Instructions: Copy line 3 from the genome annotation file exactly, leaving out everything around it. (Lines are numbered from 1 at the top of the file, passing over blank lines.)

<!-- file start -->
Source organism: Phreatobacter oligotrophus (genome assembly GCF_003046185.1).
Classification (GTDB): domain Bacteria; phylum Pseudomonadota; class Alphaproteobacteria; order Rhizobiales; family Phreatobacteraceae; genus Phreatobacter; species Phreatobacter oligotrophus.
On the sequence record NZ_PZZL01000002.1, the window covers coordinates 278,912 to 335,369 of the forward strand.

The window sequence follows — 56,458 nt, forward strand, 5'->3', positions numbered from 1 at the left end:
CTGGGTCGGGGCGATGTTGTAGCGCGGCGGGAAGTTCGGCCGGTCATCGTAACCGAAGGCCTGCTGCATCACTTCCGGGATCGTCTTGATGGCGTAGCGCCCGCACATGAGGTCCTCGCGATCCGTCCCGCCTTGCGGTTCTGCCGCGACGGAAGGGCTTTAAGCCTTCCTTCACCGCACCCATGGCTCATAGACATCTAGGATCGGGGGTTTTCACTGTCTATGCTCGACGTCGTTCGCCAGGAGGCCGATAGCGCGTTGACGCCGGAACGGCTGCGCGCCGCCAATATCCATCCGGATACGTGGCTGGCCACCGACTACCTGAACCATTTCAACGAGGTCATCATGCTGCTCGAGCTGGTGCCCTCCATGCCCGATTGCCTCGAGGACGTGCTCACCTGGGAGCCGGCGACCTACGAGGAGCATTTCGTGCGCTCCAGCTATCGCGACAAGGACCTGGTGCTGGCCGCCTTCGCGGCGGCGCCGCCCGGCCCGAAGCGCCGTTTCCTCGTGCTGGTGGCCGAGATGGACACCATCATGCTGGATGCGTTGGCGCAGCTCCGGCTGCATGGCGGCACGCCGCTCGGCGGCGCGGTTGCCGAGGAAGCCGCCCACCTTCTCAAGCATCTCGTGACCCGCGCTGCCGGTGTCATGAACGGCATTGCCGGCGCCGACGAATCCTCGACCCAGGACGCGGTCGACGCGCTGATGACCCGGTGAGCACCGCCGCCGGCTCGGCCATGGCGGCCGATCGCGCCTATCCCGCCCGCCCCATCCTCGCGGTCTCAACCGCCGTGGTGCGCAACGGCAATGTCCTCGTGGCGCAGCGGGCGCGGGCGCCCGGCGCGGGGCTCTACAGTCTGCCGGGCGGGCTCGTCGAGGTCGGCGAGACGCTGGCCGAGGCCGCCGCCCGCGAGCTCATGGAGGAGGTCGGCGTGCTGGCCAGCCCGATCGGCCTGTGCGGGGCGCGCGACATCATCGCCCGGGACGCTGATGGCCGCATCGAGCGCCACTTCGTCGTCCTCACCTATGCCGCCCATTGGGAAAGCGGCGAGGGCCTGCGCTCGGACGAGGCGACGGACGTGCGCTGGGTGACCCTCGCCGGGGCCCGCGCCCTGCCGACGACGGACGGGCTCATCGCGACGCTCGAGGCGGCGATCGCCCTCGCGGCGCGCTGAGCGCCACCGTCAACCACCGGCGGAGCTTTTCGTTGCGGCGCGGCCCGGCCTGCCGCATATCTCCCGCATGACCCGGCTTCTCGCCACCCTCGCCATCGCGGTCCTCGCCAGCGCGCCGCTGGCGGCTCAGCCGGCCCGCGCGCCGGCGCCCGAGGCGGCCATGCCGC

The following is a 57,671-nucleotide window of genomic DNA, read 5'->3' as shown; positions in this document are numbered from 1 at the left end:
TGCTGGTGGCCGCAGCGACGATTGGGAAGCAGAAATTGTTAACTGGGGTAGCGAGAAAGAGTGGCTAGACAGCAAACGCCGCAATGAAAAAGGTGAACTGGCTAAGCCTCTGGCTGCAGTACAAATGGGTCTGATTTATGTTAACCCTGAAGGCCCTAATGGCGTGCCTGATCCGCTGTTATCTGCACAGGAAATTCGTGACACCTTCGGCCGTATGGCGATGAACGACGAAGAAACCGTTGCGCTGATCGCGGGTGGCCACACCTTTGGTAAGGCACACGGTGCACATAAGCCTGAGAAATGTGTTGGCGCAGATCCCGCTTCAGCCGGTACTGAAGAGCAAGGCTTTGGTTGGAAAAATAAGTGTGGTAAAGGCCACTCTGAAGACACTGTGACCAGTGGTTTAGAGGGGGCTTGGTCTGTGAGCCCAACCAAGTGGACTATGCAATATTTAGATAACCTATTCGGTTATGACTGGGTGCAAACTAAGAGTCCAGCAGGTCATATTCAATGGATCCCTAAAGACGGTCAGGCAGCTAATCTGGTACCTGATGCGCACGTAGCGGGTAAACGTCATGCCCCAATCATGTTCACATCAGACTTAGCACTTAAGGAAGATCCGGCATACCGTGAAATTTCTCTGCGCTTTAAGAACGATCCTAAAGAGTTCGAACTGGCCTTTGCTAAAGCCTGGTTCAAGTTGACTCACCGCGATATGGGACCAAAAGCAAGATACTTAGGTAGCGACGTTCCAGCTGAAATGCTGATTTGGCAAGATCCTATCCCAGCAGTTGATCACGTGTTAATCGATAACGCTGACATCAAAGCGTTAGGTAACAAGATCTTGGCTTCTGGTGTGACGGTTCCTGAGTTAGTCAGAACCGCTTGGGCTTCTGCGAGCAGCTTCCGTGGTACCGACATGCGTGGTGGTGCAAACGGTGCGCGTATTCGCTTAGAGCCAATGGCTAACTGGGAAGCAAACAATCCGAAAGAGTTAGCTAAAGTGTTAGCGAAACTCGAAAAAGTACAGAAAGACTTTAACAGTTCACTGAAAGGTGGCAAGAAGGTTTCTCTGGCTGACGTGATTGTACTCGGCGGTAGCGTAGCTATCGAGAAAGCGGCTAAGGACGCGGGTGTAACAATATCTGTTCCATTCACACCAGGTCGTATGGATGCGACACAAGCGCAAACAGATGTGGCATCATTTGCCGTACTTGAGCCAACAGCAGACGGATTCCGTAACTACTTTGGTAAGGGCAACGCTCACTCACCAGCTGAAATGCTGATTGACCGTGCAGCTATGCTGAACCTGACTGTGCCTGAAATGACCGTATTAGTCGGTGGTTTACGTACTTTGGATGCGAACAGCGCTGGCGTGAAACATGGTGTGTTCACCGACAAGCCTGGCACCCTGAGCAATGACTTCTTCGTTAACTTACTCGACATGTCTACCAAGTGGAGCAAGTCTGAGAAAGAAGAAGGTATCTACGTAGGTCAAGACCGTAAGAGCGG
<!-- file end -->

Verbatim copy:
On the sequence record NZ_PZZL01000002.1, the window covers coordinates 278,912 to 335,369 of the forward strand.